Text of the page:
So this brining story of manna as if it is my story is, of course, not
serving the purpose of scientific debate.
Now, as to the oxygen on Venus, I think
Professor Sagan is just wrong. The Russian probes found small quantities
of oxygen below the clouds. Not did not find. They found it. And they
found that it is a hot, oxidizing atmosphere, and so it is referred to
numerous time in the recent literature in America, too. So how not to
know this, if Sagan serves also as editor of a magazine on planetary sciences?
Now, as to prediction in general, on this
I stand: Nobody yet brought a wrong prediction of mine. Some thing is
not yet completely confirmed.
The question of clouds on Venus, what it
consists, is a question still of debate. But I asked something [of] Professor
Sagan. He interrupted me, and he did not go into that question. And the
question was whether he agrees with the idea that hydrocarbons are in
lower atmosphere of Venus. He did not answer, but this was quotation from
his article. [laughter].
Now, he also did not answer other questions,
but let us say taht he prentends that he did not claim me writring in
my book about frogs falling from the sky, and mice, too. Now he says he
didnt say about mice, but this is on the tape. The tape exists.
[Sagan made this and other outrageous statements on March 28, 1973, in
a widely publicized lecture on Venus and Velikovsky.]
And about frogs, we have here, in Pens0e
number VI, also from a tape, discussion between Professor Warwick and
Sagan on third of December, and Sagan say here, clearly: Let me.
Velikovsky explicitly predicts the presence of frogs and flies int he
clouds of Jupiter, and here you heard that he says, no, he didnt
say some things like this. But he said it only on third of December. So
May I ask you, since its a quarter
after one, to stop?
Yes, I am finishing with this. On this point
I stop. I think that Professor Sagan, claiming water on the clouds, and
there are none; claiming lower temperature, pressure, and it happened
to be very high (of course subsequently he changed his view); and claiing
now organic materials, and even life, in the clouds of Venus, and we heard
here something contradictory to this, and this is another article of his.
So if somebody has six days in the week for six opinions, he maybe sometimes
be right, too. But with me, it happened so, that my claims were made long
in advance of the findings.
And thank you. [applause]
May I thank Professor Michelson again for
graciously allowing his talk to be postponed till the evening.
I would like to make one ... [inaudible]
... [inaudible] ...
I would like to requst that Professor Sagan be
asked to continue his point of view.
I present it to the podium. If one man made
the sacrifice of allowing him to continue, I think he should make the
sacrifice to attempt to stay here.
When I was describing the genesis of this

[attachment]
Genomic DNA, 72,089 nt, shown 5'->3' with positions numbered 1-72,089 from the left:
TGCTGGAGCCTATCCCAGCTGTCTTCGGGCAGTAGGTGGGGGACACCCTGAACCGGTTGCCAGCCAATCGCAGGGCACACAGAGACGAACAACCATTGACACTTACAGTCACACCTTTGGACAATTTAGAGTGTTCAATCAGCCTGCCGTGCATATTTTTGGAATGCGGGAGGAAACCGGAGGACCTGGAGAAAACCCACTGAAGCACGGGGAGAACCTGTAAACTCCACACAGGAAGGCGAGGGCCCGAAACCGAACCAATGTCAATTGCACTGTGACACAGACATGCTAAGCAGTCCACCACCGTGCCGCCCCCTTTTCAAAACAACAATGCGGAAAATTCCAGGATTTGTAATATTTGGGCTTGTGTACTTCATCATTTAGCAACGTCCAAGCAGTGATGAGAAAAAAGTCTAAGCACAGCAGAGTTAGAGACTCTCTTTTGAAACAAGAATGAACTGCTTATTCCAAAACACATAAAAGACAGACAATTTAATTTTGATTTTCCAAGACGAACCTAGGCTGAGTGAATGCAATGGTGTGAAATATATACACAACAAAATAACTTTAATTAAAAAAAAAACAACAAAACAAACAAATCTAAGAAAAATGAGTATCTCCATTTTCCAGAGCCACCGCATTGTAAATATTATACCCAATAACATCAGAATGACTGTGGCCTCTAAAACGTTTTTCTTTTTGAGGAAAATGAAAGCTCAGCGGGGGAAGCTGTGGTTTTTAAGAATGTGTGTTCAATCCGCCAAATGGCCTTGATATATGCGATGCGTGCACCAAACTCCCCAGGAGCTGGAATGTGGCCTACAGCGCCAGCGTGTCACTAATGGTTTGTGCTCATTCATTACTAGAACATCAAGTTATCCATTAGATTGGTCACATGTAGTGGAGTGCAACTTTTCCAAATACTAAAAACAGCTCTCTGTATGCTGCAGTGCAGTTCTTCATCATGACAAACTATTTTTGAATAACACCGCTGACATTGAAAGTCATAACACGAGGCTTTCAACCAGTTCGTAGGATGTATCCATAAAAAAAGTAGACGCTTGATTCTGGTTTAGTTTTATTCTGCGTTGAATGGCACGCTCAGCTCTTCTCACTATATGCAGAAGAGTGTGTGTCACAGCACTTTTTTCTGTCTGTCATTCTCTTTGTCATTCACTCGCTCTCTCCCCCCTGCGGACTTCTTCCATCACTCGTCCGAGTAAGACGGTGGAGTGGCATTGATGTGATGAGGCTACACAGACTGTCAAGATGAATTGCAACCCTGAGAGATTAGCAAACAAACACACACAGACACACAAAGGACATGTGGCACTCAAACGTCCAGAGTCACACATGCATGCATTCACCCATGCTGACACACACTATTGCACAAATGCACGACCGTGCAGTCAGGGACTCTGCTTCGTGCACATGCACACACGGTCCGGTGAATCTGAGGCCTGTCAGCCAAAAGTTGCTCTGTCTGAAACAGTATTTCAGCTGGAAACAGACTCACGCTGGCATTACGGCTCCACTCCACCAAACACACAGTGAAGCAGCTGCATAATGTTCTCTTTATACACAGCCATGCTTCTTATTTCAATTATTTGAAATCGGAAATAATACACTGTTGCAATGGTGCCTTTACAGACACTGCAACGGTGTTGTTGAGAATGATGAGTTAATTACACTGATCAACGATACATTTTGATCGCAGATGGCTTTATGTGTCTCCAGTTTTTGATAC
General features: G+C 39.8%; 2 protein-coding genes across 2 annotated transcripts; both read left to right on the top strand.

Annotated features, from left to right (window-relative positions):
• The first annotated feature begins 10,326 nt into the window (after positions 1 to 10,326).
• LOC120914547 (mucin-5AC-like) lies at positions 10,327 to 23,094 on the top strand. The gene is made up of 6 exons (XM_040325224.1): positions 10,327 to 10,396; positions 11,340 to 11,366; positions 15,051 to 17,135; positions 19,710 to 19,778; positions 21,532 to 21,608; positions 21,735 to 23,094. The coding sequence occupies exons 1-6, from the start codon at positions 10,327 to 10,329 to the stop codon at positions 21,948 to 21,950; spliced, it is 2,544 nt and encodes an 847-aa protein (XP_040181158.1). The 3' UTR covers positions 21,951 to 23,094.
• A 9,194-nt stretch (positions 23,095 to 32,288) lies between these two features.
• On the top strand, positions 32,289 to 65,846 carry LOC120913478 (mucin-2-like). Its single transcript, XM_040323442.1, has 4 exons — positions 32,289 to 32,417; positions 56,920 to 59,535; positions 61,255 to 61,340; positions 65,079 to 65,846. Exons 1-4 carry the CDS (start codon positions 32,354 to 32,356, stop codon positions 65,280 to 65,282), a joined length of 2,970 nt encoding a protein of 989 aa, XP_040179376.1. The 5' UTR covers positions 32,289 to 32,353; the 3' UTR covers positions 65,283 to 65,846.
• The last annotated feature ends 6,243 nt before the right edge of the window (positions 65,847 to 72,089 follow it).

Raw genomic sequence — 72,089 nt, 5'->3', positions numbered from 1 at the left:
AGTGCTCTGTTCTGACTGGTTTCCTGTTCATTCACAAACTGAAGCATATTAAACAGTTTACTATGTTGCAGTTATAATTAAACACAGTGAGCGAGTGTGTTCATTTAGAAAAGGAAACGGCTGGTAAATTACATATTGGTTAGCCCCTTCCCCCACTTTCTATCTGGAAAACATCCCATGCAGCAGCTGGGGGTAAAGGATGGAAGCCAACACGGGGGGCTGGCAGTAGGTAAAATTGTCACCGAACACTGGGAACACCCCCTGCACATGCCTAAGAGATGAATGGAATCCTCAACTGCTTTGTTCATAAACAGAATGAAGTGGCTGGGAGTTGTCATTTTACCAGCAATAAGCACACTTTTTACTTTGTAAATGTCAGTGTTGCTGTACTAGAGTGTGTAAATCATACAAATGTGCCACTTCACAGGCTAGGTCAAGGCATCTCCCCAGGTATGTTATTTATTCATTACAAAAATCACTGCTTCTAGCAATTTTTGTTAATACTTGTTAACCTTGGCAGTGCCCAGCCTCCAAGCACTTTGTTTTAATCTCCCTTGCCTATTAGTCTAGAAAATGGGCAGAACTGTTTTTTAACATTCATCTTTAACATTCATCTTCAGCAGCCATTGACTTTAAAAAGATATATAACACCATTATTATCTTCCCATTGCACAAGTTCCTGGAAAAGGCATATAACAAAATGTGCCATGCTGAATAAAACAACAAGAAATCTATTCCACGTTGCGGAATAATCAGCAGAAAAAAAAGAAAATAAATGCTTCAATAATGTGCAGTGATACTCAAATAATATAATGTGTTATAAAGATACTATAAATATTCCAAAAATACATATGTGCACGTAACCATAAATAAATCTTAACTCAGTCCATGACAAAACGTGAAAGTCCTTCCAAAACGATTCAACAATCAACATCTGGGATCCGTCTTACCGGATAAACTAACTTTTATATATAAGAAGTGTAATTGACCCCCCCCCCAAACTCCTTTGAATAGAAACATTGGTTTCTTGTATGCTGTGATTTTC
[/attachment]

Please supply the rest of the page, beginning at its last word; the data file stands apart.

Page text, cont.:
Symposium, I mentioned that A.A.A.S. put this Symposium together out of
a feeling that the work of Dr. Velikovsky was worth presenting at a public
forum. What I did not mention at that time was that Professor Sagan is
not only a vigorous defender of science, he is also a vigorous defender
of scientific freedom, and the suggestion that we hold this Symposium
came directly from Professor Sagan. [This is false; the suggestion that
A.A.A.S. should hold such a Symposium was first put forward by Walter
Orr Roberts. Robers idea was later supported by Sagan
The meeting is now adjourned.
* * *
THE EVENING SESSION
about now? Is this better?
name's Donald Goldsmith. I'll be the chairman of tonight’s .session. We
will have until ten o'clock, at which lime, by the rules of the A.A.A.S.
and the hotel, all thes other things that have been worked out, to get
the room ready for tomorrow, we'll have used up the time allotted to us,
all too short—[filled -up] the morning. We'll have a full aiscusssion
of all the points people would like to discuss. So that I'd like to urge
you to be short in your answers, short in your questions.. It would be
nice if there were not enough people who had a lot to say, so that we
could have a full, complete discussion. But Im afraid that that
will not be the case, and it'll be of extreme importance to use the time.
start tonight with a talk by Professor Michelson, which he so kindly postponed
until this evening: in order to allow for the extra time that was used
up during the morning session. And after he speaks, we'll go into a panel
format, with the members at the morning discussion here, who will answer
questions, I hope never speaking more than one at a time, or perhaps two
or three at a time. at a maximum. We have a microphone in the audience
for those who wish to ask questions, make it easier, so that people won't
have to get up and down here. And with luck we can have a reasonable exchange
of views. With bad luck, we'll simply run out of time and all go home
a little bit disgruntled. So we'll first have a talk by Professor Irving
Michelson of the Illinois institute of Technology, who will speak to us
on the topic of "Mechanics Bears Witness." Professor Michelson.
paper, entitled "Mechanics Bearn Witness, was presented at
all I have. [applause]
you, Professor Michelson.
we go to the panel discussions, we will have a brief discussion period
concerning the talk which Professor Mtchelson has just given. I will take
questions from the audience for a brief while. Let me first call on—Professor
would like to point out, with respect to this last calculation here, which
produced such remarkable results, in a correspondence between the energy
required to flip Lhe Earth over and the energy expended in a solar flare
of great magnitude [Michelson had spoken of a geomagnetic storm, not a
solar flare!], falls a little short when one realizes, that the Earth,
as seen from the Sun, represents rather less than ten to the minus eighth
power of the total space into which the energy of that flare is expelled.
Therefore, the 1023 ergs results in
less than 1015 ergs at the Earth. Thank